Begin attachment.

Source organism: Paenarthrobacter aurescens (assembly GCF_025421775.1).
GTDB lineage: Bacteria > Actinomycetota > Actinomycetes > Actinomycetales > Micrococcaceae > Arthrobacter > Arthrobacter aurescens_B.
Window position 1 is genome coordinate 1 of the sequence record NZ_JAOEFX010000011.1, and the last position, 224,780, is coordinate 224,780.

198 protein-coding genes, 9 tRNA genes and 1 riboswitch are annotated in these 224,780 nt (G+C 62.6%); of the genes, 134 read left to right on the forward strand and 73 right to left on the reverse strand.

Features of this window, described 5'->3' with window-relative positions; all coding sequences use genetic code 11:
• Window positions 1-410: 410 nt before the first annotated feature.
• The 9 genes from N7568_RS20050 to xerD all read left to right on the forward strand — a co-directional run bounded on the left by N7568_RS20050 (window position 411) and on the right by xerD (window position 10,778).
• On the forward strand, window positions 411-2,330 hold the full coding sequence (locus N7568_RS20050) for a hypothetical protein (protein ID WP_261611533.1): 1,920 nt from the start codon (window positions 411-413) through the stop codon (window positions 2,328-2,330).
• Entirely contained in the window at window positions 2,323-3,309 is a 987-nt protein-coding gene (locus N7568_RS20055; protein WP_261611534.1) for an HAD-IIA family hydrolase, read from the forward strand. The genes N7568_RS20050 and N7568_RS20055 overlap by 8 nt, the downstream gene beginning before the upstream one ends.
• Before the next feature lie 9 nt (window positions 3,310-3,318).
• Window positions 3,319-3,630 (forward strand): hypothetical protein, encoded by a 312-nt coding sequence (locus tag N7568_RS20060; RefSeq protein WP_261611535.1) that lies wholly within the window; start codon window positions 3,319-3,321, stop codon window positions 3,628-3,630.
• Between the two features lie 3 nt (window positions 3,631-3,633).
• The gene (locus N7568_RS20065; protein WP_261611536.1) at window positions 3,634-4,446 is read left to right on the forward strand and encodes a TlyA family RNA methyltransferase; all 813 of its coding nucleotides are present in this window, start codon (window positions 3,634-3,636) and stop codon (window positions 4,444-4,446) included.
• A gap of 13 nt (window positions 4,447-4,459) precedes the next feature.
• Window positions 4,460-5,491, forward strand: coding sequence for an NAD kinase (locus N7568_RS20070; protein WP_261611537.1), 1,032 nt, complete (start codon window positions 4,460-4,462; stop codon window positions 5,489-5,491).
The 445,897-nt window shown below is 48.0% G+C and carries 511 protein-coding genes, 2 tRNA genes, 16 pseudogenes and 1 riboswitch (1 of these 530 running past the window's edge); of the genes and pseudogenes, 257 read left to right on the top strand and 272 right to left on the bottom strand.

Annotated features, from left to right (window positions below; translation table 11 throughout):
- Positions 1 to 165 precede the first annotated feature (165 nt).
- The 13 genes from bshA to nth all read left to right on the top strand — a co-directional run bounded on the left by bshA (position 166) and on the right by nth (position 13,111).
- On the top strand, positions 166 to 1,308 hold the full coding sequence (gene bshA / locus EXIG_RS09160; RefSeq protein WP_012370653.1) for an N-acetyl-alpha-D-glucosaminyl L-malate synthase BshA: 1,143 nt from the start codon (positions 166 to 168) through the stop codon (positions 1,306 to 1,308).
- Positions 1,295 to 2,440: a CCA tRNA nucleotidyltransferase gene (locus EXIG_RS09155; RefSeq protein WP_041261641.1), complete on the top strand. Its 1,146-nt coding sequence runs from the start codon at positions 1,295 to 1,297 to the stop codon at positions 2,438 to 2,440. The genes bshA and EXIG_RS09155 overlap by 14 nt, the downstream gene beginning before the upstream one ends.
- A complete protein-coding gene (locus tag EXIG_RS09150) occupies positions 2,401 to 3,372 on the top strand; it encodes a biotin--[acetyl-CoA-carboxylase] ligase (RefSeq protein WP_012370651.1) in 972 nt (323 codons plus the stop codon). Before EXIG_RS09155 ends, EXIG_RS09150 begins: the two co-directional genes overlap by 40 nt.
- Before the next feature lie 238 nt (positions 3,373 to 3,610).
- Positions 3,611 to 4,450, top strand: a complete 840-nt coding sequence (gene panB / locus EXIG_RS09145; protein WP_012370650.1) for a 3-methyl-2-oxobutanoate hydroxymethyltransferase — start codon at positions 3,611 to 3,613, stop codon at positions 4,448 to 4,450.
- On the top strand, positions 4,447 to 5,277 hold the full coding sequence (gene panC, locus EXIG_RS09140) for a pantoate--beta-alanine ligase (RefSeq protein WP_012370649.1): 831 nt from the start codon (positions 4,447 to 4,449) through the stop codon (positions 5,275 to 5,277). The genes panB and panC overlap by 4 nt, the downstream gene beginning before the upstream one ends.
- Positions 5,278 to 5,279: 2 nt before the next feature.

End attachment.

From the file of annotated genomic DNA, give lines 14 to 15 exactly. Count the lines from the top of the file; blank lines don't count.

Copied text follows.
• A gap of 13 nt (window positions 4,447-4,459) precedes the next feature.
• Window positions 4,460-5,491, forward strand: coding sequence for an NAD kinase (locus N7568_RS20070; protein WP_261611537.1), 1,032 nt, complete (start codon window positions 4,460-4,462; stop codon window positions 5,489-5,491).